Perception Bias: You’re Not Who You Think You Are

Hello everyone!  After a busy summer working with clients in the US, I am happy to be home! Reflecting on my summer, one topic kept jumping out wherever I went – perception: how others perceive us and how we can manage it, so…

How do People perceive you as a Leader?

Quite well, you think?  Well, most of us are likely operating under two flawed assumptions that:

  1. Other people see you objectively as you are.
  2. Other people see you as you see yourself

Neither of these beliefs is true!  Renowned social psychologist and Columbia Business School Professor Heidi Grant Halvorson has even written a book on it.  No One Understands You and What to Do About It(Harvard Business Review Press, 2015).  Research overwhelmingly supports it: You really are much harder to read than you imagine!  

Let’s look at why. Human beings rely on heuristics (quick rules of thumbs) to help the brain speed up decision making. As you give others (external) input, they have been rapidly “filling in” with loads of their own internal (and usually unconscious) information. I have run entire training sessions solely on the cognitive biases through which our actions and words are interpreted – but here are some of the top ones:

  1. Confirmation Bias. Overwhelmingly research shows that when people look at you, they see what they’re expecting to see. They hear what they’re expecting to hear. They seek (and will probably find) evidence that matches their expectations.
  2. Primacy Effect. First impressions disproportionately influence how we interpret and remember information.  People resist changing opinions once they’re formed.
  3. Stereotypes. Most people are biased, yet deny it. We are unconsciously influenced by stereotypical beliefs about gender, race, sexual orientation, ethnicity, professions, socioeconomic classes and education. We categorize people on a host of dimensions, including facial features. It’s human nature. We cannot turn off this feature, but we can become conscious of it and make necessary modifications.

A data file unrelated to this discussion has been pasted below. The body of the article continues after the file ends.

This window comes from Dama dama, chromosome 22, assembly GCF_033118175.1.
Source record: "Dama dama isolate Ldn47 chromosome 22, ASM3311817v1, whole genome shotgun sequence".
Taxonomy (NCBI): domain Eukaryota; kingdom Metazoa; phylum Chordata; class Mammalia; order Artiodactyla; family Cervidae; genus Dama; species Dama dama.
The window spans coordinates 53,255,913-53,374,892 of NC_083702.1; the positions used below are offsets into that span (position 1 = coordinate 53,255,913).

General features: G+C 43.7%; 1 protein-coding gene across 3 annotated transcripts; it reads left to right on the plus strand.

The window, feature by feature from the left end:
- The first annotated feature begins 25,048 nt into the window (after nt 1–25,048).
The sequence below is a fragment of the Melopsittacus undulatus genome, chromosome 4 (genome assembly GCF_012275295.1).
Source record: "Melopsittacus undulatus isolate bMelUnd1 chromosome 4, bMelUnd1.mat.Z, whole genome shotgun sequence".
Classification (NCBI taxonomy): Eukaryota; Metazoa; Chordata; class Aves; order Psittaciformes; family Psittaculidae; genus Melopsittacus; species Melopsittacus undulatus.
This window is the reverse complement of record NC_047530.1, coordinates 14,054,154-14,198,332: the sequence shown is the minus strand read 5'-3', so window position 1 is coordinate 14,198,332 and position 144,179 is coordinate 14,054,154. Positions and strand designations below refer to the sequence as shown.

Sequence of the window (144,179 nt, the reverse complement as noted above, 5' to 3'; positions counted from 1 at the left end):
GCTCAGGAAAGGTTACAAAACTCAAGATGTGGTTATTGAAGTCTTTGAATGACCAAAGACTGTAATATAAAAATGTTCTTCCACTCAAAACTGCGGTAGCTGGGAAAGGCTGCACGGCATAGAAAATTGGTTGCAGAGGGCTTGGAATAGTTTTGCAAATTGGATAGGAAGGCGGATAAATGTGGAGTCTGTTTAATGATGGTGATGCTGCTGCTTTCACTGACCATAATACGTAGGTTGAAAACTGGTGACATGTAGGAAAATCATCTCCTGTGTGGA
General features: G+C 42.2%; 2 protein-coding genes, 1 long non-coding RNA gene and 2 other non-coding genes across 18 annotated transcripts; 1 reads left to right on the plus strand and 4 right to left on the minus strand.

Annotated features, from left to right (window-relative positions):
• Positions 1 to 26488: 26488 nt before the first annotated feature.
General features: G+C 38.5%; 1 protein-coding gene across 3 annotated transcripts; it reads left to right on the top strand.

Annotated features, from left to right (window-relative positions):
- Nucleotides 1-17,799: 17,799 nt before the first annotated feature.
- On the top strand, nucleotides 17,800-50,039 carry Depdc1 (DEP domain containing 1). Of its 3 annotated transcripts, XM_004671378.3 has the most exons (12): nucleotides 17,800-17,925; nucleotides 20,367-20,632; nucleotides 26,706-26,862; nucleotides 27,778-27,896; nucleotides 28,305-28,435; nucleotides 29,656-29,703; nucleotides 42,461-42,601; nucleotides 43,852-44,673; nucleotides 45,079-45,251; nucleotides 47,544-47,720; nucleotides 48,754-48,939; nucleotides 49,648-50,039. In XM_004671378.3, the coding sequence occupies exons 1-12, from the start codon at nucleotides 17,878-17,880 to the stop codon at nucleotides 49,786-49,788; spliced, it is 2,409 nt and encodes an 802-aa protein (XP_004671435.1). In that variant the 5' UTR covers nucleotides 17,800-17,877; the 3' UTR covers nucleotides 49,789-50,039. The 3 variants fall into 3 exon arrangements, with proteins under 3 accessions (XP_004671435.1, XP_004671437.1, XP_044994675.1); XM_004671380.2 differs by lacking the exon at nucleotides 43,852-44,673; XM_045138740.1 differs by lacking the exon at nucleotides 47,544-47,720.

4. Halo Effect. We tend to assume that people who possess one positive quality also have many others. For example, we often judge a good-looking person to be smart and charming, even without evidence.
  5. False-Consensus Effect. We assume other people think and feel exactly the way we do. We erroneously believe our bad habits are universal and normal. We also tend to believe that we have better values and are generally more honest, kind and capable than others (the false-uniqueness fallacy).

What’s the Take-Away?  How to manage other’s biases? 

Remember, you are NEVER a blank slate – even when you meet new people.  The more you can become aware of the biases and assumptions going on in listeners’ minds, the more you can make your intentions explicit and reduce the chances that people will misjudge you.  If you don’t tell people what they need to know, their brains will fill in the blanks, creating a personality profile that may or may not be accurate. Too often, I’ve seen this happen with the executives I coach.

To overcome this, work hard to:

  • Anticipate and reflect on listeners’ likes, dislikes, strengths and weaknesses, so you better understand and manage what they might be projecting onto you.
  • Work on emphasizing your good qualities to benefit from positive stereotypes and halo effects.
  • Be strategic about the first impression you make.  Although possible, it’s hard work changing that first impression!

What do you think? I’d love to hear your experiences. 

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